“As a whole it was an enjoyable experience,” he said. “I felt I had a good time there and I had a good relationship with the manager and the other players. In the first season I really struggled to get going early on. The lockdown wasn’t good: that was the longest in 20 years I’d gone without training. So I found that really difficult.

“I felt better after the second break – I felt like I played a lot better. We played a lot better as a team. Zak [Rudden] was scoring, and Tiff [Scott Tiffoney] came in and was fantastic. We went on to win the league. From where we were when we came back – I think we were eight points behind – to then go on and win the league so convincingly in the end, I think it was one of the most enjoyable seasons of my career.

“You want to win the league, we all did. But then it looked like it had slipped away from us. There was a real togetherness about the team in the second half of the season and there was a really good mood about the place.

“We went away to East Fife and snatched a 2-2 draw, and the manager said to us in the dressing room afterwards that it could be a huge, huge point. It turned out that way because it kept that momentum going and we managed to get over the line.

“Last season was difficult and I believe the pitch ruined our attempt at a real push for the title. I also think if we’d finished further up the league we would have had a better chance in the play-offs. People have said our record at home was quite good and it was, but I don’t think you appreciate how energy-sapping that pitch was.

“We went through a spell where we had six games in three weeks and it was tough. You are playing on that, then you’re playing on a hard pitch, then you’re playing on that again, then you’re playing on Astroturf. It’s difficult.

“Granted, in games we could have played better. You can’t fully blame the pitch. In certain games we should be taking our chances and that happens over the course of a season. We gave away stupid penalties – I was one of those guys – and we conceded soft goals where we should have done better. But I think over the piece that fourth was fair, based on how we performed. For a small spell I thought we could make a real push for the title.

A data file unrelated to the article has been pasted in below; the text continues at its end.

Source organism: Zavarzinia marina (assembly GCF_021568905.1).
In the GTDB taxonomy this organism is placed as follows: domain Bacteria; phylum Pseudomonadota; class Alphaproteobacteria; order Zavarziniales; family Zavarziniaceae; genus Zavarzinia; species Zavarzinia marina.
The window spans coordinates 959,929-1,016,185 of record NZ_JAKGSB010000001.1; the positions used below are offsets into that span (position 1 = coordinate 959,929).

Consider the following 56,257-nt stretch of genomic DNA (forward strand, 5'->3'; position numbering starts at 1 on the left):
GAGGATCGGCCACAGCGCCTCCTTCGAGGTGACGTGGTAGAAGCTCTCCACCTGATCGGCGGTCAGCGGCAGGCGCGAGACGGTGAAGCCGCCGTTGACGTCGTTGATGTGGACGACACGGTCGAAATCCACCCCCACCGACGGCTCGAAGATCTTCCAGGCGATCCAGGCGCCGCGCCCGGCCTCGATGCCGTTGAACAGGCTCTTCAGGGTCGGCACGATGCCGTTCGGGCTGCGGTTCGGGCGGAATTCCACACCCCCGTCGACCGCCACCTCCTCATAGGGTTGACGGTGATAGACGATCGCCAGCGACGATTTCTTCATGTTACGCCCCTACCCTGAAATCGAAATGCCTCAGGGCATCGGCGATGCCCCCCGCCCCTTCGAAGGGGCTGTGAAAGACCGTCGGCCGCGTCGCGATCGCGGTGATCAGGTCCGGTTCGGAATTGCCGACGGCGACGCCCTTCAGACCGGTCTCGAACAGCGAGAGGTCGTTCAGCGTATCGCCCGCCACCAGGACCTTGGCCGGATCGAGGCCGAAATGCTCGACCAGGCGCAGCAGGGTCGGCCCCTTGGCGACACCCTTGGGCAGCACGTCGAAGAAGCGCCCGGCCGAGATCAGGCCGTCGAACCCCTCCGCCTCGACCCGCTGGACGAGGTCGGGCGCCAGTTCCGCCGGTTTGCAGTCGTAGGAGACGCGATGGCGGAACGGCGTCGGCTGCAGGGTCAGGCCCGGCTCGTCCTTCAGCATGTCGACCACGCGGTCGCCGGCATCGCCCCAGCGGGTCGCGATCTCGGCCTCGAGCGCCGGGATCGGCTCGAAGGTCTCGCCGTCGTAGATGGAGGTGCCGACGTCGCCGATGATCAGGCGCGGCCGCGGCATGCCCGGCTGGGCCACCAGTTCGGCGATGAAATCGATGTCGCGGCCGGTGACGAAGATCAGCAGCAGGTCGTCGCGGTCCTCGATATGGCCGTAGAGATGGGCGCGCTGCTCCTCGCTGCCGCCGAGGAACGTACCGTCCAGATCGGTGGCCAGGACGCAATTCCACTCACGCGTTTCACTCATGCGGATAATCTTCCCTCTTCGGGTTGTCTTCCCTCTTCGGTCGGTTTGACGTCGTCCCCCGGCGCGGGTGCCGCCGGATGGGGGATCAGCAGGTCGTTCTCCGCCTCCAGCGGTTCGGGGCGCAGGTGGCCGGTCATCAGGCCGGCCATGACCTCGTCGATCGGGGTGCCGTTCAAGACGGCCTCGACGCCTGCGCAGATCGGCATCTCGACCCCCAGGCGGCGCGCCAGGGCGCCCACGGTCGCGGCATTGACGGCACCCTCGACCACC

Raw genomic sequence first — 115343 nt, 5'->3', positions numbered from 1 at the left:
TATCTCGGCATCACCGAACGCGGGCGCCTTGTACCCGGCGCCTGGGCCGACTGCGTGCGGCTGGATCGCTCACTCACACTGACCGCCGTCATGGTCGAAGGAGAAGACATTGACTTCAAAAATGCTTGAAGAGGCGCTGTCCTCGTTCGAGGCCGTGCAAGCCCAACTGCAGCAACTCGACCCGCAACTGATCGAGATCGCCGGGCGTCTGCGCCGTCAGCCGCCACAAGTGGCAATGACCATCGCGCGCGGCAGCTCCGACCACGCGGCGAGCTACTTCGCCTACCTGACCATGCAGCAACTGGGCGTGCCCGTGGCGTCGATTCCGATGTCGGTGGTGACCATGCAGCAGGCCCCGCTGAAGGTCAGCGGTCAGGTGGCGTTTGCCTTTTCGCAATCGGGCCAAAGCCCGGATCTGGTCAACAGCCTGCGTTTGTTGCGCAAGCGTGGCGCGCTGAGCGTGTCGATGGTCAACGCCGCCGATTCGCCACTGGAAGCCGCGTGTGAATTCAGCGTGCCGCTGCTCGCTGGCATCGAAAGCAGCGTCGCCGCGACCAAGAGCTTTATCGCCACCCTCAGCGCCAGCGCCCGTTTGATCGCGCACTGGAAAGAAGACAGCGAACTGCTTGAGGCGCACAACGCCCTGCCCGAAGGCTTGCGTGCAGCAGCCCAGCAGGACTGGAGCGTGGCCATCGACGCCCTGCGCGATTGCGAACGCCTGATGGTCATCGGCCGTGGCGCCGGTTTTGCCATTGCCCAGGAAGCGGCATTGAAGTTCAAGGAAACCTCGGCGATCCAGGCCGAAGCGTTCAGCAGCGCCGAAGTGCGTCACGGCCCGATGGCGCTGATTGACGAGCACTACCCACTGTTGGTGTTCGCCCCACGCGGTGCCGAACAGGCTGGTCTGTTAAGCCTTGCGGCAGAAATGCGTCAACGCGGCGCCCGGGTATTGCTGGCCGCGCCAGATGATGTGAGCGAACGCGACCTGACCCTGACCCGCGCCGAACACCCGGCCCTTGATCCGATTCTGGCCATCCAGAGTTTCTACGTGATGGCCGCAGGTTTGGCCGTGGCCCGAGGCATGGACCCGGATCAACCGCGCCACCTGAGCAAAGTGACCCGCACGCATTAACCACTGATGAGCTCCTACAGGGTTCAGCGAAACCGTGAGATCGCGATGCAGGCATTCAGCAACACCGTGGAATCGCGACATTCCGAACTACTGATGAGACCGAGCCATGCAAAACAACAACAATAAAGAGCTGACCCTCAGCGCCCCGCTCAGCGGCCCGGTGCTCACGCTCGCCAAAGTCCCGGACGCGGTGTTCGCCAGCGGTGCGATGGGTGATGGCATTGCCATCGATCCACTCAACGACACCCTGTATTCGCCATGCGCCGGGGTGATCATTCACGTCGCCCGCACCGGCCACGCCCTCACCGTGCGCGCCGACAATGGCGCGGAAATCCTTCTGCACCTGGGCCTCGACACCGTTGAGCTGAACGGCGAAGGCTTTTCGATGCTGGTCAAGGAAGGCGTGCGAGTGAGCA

Glasgow Times:

“We had two games against Morton, home and away, and that killed it. We missed a penalty against them [at home] and we should have beaten them two or three nil, then we concede that late goal. Then we go to Morton and take an early lead, and we’re kind of cruising after a bit of a ropey start. Then we just never defended well enough. That derailed any chance of a title push.

“And considering we were the promoted side, fourth was a good outcome. We could have done better in both of the Inverness games but I don’t think we had enough to get promoted via the play-offs. It’s very difficult if you’re third or fourth to make it through those six games. You always hope for more but every squad and every player has limitations, and I think third or fourth was about as good as we could have expected.

“Killie had a much bigger squad and a lot of quality. Arbroath started really well and were really organised. They have good players and they just rode that crest of a wave right until the very end – full credit to them.

“It was disappointing in the way it ended but I think it was a relatively good season. I feel I was in decent enough form for most of the season. I struggled a wee bit with an injury but personally and as a team, I thought we did okay.”

Foster has lifted the League Cup with Ross County and is a title winner with Rangers, but he believes that the League One-winning campaign was one of the best of his career.

“I think because I’m a little bit older, I was more able to appreciate it,” he reasoned. “You don’t win league titles often.

“People go ‘it’s only League One’ but as a football player I want to win things. That was the goal when I signed for Thistle and that was the manager’s goal.

“We felt like the chance was gone and that we would have to go up through the play-offs, and then you would win a game and they would drop points.